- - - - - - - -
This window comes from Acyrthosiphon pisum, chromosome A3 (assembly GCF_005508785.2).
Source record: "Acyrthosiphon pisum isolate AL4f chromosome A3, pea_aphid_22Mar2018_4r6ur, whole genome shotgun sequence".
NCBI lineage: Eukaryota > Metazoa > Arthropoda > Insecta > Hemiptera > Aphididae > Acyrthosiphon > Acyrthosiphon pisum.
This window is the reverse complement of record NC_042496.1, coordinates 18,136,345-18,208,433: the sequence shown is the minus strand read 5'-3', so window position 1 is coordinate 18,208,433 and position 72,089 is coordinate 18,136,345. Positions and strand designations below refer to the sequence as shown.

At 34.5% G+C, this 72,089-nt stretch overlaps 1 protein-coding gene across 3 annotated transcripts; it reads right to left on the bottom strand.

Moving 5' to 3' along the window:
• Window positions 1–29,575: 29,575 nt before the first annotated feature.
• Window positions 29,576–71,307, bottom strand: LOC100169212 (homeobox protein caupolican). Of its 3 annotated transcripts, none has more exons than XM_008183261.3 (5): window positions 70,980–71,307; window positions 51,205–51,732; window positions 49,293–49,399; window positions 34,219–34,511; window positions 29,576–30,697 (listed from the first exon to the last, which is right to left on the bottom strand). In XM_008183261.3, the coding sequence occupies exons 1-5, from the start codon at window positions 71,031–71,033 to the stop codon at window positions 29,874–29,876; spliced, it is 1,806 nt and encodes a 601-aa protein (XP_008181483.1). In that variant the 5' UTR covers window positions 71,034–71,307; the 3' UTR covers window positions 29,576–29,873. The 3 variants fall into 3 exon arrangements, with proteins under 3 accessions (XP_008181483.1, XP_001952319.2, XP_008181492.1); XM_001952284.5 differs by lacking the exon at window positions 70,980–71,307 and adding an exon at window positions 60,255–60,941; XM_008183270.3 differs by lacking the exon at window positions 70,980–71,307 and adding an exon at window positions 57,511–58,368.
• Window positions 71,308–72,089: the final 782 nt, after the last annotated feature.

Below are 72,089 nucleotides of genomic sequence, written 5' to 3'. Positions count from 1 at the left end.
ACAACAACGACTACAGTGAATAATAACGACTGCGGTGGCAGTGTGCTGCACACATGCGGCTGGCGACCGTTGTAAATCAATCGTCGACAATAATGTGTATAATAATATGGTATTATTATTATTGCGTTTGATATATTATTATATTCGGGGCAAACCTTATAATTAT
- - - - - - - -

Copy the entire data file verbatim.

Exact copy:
This window comes from Acyrthosiphon pisum, chromosome A3 (assembly GCF_005508785.2).
Source record: "Acyrthosiphon pisum isolate AL4f chromosome A3, pea_aphid_22Mar2018_4r6ur, whole genome shotgun sequence".
NCBI lineage: Eukaryota > Metazoa > Arthropoda > Insecta > Hemiptera > Aphididae > Acyrthosiphon > Acyrthosiphon pisum.
This window is the reverse complement of record NC_042496.1, coordinates 18,136,345-18,208,433: the sequence shown is the minus strand read 5'-3', so window position 1 is coordinate 18,208,433 and position 72,089 is coordinate 18,136,345. Positions and strand designations below refer to the sequence as shown.

At 34.5% G+C, this 72,089-nt stretch overlaps 1 protein-coding gene across 3 annotated transcripts; it reads right to left on the bottom strand.

Moving 5' to 3' along the window:
• Window positions 1–29,575: 29,575 nt before the first annotated feature.
• Window positions 29,576–71,307, bottom strand: LOC100169212 (homeobox protein caupolican). Of its 3 annotated transcripts, none has more exons than XM_008183261.3 (5): window positions 70,980–71,307; window positions 51,205–51,732; window positions 49,293–49,399; window positions 34,219–34,511; window positions 29,576–30,697 (listed from the first exon to the last, which is right to left on the bottom strand). In XM_008183261.3, the coding sequence occupies exons 1-5, from the start codon at window positions 71,031–71,033 to the stop codon at window positions 29,874–29,876; spliced, it is 1,806 nt and encodes a 601-aa protein (XP_008181483.1). In that variant the 5' UTR covers window positions 71,034–71,307; the 3' UTR covers window positions 29,576–29,873. The 3 variants fall into 3 exon arrangements, with proteins under 3 accessions (XP_008181483.1, XP_001952319.2, XP_008181492.1); XM_001952284.5 differs by lacking the exon at window positions 70,980–71,307 and adding an exon at window positions 60,255–60,941; XM_008183270.3 differs by lacking the exon at window positions 70,980–71,307 and adding an exon at window positions 57,511–58,368.
• Window positions 71,308–72,089: the final 782 nt, after the last annotated feature.

Below are 72,089 nucleotides of genomic sequence, written 5' to 3'. Positions count from 1 at the left end.
ACAACAACGACTACAGTGAATAATAACGACTGCGGTGGCAGTGTGCTGCACACATGCGGCTGGCGACCGTTGTAAATCAATCGTCGACAATAATGTGTATAATAATATGGTATTATTATTATTGCGTTTGATATATTATTATATTCGGGGCAAACCTTATAATTAT